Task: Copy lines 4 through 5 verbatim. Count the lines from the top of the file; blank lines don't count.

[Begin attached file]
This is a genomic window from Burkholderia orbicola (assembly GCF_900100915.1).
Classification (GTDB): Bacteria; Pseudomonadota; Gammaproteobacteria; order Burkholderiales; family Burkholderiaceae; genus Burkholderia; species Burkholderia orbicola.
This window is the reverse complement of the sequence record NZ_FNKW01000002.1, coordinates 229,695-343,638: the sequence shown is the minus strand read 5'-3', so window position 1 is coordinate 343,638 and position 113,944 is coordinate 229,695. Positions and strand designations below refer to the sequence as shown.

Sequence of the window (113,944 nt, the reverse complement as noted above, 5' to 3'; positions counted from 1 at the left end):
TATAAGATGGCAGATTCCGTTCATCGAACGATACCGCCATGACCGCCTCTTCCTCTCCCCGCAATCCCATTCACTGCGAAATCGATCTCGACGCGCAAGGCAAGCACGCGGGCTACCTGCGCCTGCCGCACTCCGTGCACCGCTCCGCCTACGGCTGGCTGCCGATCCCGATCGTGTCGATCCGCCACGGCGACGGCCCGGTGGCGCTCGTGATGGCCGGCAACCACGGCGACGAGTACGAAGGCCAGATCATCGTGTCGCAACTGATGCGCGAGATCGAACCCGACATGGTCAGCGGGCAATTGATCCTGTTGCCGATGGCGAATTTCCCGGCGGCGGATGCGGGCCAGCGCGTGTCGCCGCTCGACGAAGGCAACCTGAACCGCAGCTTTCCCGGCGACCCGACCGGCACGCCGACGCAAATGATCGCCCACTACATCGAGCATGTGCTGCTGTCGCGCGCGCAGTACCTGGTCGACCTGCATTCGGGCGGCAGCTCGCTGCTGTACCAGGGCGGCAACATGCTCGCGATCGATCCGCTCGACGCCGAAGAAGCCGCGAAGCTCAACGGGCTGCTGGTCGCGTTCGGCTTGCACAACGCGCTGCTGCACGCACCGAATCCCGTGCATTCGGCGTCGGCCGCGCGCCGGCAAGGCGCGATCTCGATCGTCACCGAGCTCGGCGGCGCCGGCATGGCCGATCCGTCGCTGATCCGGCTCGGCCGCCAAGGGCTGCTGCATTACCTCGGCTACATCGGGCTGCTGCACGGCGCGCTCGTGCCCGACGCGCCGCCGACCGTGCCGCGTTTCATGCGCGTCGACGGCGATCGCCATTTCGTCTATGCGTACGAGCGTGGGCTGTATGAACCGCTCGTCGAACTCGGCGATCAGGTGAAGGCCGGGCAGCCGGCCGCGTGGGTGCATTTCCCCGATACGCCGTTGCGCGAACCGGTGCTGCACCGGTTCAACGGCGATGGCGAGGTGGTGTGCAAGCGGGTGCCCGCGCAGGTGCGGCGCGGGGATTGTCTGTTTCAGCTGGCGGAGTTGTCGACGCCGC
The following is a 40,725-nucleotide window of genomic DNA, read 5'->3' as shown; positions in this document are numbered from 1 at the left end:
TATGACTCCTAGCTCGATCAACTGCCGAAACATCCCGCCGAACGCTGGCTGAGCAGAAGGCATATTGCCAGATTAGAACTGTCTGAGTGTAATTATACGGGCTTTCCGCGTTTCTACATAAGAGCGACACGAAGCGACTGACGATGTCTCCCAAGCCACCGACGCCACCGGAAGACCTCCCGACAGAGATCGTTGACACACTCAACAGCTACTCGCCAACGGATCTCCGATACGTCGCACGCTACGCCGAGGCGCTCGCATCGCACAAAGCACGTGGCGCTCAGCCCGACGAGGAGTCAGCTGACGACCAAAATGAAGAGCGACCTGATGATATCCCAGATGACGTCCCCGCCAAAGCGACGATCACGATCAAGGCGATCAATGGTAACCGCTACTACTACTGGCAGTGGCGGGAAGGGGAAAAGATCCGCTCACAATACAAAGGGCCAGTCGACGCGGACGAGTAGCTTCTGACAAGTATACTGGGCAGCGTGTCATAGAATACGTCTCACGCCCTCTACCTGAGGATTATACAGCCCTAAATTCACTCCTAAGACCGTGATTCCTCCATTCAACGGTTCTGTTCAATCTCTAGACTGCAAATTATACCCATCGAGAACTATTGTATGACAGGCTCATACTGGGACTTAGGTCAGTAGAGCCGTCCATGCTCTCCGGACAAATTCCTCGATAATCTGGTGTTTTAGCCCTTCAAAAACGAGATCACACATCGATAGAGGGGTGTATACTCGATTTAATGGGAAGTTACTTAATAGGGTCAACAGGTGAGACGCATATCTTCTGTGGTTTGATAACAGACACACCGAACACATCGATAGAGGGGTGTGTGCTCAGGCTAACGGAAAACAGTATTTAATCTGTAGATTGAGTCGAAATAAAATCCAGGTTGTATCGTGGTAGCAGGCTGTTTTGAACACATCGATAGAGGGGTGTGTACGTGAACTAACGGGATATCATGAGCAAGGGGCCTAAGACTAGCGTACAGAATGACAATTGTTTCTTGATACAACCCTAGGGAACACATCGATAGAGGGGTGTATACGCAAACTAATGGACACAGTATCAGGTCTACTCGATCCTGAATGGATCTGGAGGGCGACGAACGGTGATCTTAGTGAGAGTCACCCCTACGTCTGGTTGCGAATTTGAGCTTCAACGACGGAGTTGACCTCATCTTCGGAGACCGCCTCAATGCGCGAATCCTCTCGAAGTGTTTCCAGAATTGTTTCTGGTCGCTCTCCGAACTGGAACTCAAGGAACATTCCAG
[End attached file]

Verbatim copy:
Sequence of the window (113,944 nt, the reverse complement as noted above, 5' to 3'; positions counted from 1 at the left end):
TATAAGATGGCAGATTCCGTTCATCGAACGATACCGCCATGACCGCCTCTTCCTCTCCCCGCAATCCCATTCACTGCGAAATCGATCTCGACGCGCAAGGCAAGCACGCGGGCTACCTGCGCCTGCCGCACTCCGTGCACCGCTCCGCCTACGGCTGGCTGCCGATCCCGATCGTGTCGATCCGCCACGGCGACGGCCCGGTGGCGCTCGTGATGGCCGGCAACCACGGCGACGAGTACGAAGGCCAGATCATCGTGTCGCAACTGATGCGCGAGATCGAACCCGACATGGTCAGCGGGCAATTGATCCTGTTGCCGATGGCGAATTTCCCGGCGGCGGATGCGGGCCAGCGCGTGTCGCCGCTCGACGAAGGCAACCTGAACCGCAGCTTTCCCGGCGACCCGACCGGCACGCCGACGCAAATGATCGCCCACTACATCGAGCATGTGCTGCTGTCGCGCGCGCAGTACCTGGTCGACCTGCATTCGGGCGGCAGCTCGCTGCTGTACCAGGGCGGCAACATGCTCGCGATCGATCCGCTCGACGCCGAAGAAGCCGCGAAGCTCAACGGGCTGCTGGTCGCGTTCGGCTTGCACAACGCGCTGCTGCACGCACCGAATCCCGTGCATTCGGCGTCGGCCGCGCGCCGGCAAGGCGCGATCTCGATCGTCACCGAGCTCGGCGGCGCCGGCATGGCCGATCCGTCGCTGATCCGGCTCGGCCGCCAAGGGCTGCTGCATTACCTCGGCTACATCGGGCTGCTGCACGGCGCGCTCGTGCCCGACGCGCCGCCGACCGTGCCGCGTTTCATGCGCGTCGACGGCGATCGCCATTTCGTCTATGCGTACGAGCGTGGGCTGTATGAACCGCTCGTCGAACTCGGCGATCAGGTGAAGGCCGGGCAGCCGGCCGCGTGGGTGCATTTCCCCGATACGCCGTTGCGCGAACCGGTGCTGCACCGGTTCAACGGCGATGGCGAGGTGGTGTGCAAGCGGGTGCCCGCGCAGGTGCGGCGCGGGGATTGTCTGTTTCAGCTGGCGGAGTTGTCGACGCCGC